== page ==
A floppy disk coated with a magnetic storage medium that allows the data to be stored in series of concentric tracks. Floppy disks are commonly found in two sizes 5.25" and 3.5".
A form of portable data storage - an electronic briefcase. The standard floppy disk is now the hard cased 3.5" disk which is neither floppy nor disk-shaped (until you crack it open). Previously, there was the 5" floppy that was cased in paper. Floppies most often fit into the A: or B: drive in the front of your computer. (The C: drive is the internal hard disk and the D: drive is now commonly the CD-ROM or DVD-ROM drive). There are two drive letters allocated to the floppy because for a while computers had drives for both the 5" (A:) and the 3.5" (B:) disks before the latter became standard.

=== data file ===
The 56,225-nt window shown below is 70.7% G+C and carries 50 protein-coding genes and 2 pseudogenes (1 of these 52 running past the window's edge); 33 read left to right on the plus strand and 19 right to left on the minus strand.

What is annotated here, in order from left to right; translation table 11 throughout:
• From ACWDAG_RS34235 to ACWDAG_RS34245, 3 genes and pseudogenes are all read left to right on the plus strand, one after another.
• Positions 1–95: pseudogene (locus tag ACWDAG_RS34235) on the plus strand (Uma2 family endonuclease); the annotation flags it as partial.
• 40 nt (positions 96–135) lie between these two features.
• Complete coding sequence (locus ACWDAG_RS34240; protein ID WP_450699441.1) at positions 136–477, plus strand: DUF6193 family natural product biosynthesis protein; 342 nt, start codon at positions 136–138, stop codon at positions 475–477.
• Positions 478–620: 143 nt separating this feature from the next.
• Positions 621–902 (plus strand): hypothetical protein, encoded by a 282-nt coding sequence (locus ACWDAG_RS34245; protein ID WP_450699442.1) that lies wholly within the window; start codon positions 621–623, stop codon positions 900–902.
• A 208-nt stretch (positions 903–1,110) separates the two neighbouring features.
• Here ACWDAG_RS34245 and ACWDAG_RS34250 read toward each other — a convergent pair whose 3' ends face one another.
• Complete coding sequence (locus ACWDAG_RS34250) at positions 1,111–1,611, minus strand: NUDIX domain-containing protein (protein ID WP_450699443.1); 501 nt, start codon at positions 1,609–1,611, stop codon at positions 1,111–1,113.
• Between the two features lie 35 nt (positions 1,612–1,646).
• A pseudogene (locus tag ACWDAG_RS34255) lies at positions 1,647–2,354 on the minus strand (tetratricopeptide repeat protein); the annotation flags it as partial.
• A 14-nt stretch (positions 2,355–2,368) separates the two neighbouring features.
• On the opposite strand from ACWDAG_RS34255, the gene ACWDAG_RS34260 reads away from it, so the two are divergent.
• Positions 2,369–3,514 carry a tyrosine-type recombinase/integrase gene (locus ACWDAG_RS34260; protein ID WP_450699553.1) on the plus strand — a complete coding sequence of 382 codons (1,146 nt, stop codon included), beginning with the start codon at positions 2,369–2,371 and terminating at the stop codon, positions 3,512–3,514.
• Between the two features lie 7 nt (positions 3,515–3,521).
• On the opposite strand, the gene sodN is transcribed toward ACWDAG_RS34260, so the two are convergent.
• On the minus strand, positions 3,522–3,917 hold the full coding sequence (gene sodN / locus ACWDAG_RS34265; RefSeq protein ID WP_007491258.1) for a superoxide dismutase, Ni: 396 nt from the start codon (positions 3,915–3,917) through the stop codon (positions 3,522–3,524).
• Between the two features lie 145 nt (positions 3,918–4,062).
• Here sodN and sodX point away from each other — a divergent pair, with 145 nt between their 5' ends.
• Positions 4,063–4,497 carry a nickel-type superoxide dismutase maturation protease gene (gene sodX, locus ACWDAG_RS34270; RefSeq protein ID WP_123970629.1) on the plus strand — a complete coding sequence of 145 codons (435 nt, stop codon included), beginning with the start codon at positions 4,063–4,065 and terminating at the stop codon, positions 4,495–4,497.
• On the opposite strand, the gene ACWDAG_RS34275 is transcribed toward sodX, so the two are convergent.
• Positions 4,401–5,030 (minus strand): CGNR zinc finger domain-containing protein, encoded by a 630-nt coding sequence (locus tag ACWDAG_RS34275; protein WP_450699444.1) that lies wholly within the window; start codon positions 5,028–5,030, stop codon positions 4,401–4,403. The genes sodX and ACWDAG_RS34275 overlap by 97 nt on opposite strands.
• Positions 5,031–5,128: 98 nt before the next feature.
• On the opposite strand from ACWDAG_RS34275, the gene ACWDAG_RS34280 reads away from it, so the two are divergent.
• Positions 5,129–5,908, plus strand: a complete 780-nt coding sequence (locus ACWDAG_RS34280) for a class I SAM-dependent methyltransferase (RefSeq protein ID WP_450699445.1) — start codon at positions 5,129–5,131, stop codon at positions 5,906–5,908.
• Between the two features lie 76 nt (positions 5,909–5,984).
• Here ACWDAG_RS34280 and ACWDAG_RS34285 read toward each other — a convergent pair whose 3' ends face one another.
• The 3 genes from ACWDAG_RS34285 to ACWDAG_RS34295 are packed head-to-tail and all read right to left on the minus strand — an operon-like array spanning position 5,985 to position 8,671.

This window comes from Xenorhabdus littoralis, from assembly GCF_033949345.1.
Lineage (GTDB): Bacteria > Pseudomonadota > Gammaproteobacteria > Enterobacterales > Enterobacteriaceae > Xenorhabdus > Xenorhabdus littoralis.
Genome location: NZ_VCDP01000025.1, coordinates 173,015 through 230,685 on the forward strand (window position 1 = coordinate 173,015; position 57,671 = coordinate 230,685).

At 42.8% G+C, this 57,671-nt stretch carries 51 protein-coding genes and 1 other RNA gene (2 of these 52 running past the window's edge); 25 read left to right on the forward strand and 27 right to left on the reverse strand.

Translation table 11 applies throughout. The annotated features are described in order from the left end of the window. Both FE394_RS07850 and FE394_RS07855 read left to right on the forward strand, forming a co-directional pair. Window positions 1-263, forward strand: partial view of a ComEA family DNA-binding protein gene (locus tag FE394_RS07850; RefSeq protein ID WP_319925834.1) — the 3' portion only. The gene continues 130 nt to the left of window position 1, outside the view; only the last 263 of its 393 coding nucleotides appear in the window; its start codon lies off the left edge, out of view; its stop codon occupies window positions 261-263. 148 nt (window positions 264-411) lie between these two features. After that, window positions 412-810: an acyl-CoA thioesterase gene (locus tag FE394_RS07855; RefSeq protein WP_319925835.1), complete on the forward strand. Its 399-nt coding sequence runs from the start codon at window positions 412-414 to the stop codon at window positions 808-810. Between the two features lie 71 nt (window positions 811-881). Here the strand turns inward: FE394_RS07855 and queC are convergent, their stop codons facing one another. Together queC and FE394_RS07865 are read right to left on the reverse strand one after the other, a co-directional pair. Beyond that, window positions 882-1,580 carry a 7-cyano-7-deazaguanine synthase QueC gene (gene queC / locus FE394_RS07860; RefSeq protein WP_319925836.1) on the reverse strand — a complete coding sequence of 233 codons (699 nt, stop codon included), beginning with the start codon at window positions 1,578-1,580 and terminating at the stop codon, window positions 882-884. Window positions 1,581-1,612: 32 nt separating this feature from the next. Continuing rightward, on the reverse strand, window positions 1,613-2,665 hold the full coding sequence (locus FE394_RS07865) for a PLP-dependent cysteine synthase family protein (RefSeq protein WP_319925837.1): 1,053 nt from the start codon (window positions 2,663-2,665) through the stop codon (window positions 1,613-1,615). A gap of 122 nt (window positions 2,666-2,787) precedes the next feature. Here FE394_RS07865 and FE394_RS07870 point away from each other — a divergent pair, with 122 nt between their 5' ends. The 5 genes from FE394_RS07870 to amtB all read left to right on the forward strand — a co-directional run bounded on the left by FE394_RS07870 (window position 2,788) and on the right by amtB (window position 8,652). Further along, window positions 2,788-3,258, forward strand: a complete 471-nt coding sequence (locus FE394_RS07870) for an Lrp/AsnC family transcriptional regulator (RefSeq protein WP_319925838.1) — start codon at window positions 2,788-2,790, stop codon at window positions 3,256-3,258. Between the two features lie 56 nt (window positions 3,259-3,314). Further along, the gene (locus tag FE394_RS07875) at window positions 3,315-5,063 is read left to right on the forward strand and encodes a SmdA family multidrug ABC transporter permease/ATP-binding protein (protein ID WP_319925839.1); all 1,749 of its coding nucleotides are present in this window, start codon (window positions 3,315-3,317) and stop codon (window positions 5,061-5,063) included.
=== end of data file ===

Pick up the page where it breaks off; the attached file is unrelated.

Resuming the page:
storage: A round piece of plastic with magnetic stuff in it where you store information you want to keep around after you turn the computer off. Standard Mac floppy disks have a hard plastic cover with a sliding metal door (for use by the computer--not you), these are also called 3.5" floppies to distinguish them from 5.25" floppies used by the old Apple II series and IBM-type computers. Regular Mac floppies can hold 800 kilobytes (the original standard was 400 kilobytes). The FDHD, or SuperDrive, floppy drive in Macs made since the later SE's can handle the older Mac disks and newer ones that hold 1.44 megabytes and can even read 3.5" DOS disks.